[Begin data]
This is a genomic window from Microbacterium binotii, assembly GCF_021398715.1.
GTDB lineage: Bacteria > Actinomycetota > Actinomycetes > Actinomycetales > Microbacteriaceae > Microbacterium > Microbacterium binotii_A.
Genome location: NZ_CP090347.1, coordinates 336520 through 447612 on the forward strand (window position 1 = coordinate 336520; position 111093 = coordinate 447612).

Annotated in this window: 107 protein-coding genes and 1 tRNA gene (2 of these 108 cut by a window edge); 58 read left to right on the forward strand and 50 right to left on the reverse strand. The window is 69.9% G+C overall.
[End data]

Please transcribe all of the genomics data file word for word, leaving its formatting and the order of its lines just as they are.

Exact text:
This is a genomic window from Microbacterium binotii, assembly GCF_021398715.1.
GTDB lineage: Bacteria > Actinomycetota > Actinomycetes > Actinomycetales > Microbacteriaceae > Microbacterium > Microbacterium binotii_A.
Genome location: NZ_CP090347.1, coordinates 336520 through 447612 on the forward strand (window position 1 = coordinate 336520; position 111093 = coordinate 447612).

Annotated in this window: 107 protein-coding genes and 1 tRNA gene (2 of these 108 cut by a window edge); 58 read left to right on the forward strand and 50 right to left on the reverse strand. The window is 69.9% G+C overall.